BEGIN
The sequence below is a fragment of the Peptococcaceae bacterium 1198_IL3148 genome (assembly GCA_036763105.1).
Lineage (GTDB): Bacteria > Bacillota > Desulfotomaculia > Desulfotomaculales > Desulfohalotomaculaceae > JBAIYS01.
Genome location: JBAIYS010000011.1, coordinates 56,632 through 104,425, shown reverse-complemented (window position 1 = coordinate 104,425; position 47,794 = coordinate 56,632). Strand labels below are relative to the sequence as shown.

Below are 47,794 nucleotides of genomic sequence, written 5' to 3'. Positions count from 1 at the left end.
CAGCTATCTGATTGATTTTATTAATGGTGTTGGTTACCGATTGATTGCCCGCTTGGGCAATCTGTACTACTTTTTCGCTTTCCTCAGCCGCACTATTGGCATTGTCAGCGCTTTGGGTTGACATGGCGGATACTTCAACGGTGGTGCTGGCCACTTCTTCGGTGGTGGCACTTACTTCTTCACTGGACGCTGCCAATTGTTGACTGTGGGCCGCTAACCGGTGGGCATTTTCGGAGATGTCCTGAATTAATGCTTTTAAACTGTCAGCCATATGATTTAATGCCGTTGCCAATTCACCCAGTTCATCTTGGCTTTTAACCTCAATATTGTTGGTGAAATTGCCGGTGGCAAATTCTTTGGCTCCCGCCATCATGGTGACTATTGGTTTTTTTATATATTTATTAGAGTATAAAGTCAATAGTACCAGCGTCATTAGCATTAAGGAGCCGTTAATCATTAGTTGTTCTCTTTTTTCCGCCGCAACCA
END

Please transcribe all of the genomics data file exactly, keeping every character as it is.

The sequence below is a fragment of the Peptococcaceae bacterium 1198_IL3148 genome (assembly GCA_036763105.1).
Lineage (GTDB): Bacteria > Bacillota > Desulfotomaculia > Desulfotomaculales > Desulfohalotomaculaceae > JBAIYS01.
Genome location: JBAIYS010000011.1, coordinates 56,632 through 104,425, shown reverse-complemented (window position 1 = coordinate 104,425; position 47,794 = coordinate 56,632). Strand labels below are relative to the sequence as shown.

Below are 47,794 nucleotides of genomic sequence, written 5' to 3'. Positions count from 1 at the left end.
CAGCTATCTGATTGATTTTATTAATGGTGTTGGTTACCGATTGATTGCCCGCTTGGGCAATCTGTACTACTTTTTCGCTTTCCTCAGCCGCACTATTGGCATTGTCAGCGCTTTGGGTTGACATGGCGGATACTTCAACGGTGGTGCTGGCCACTTCTTCGGTGGTGGCACTTACTTCTTCACTGGACGCTGCCAATTGTTGACTGTGGGCCGCTAACCGGTGGGCATTTTCGGAGATGTCCTGAATTAATGCTTTTAAACTGTCAGCCATATGATTTAATGCCGTTGCCAATTCACCCAGTTCATCTTGGCTTTTAACCTCAATATTGTTGGTGAAATTGCCGGTGGCAAATTCTTTGGCTCCCGCCATCATGGTGACTATTGGTTTTTTTATATATTTATTAGAGTATAAAGTCAATAGTACCAGCGTCATTAGCATTAAGGAGCCGTTAATCATTAGTTGTTCTCTTTTTTCCGCCGCAACCA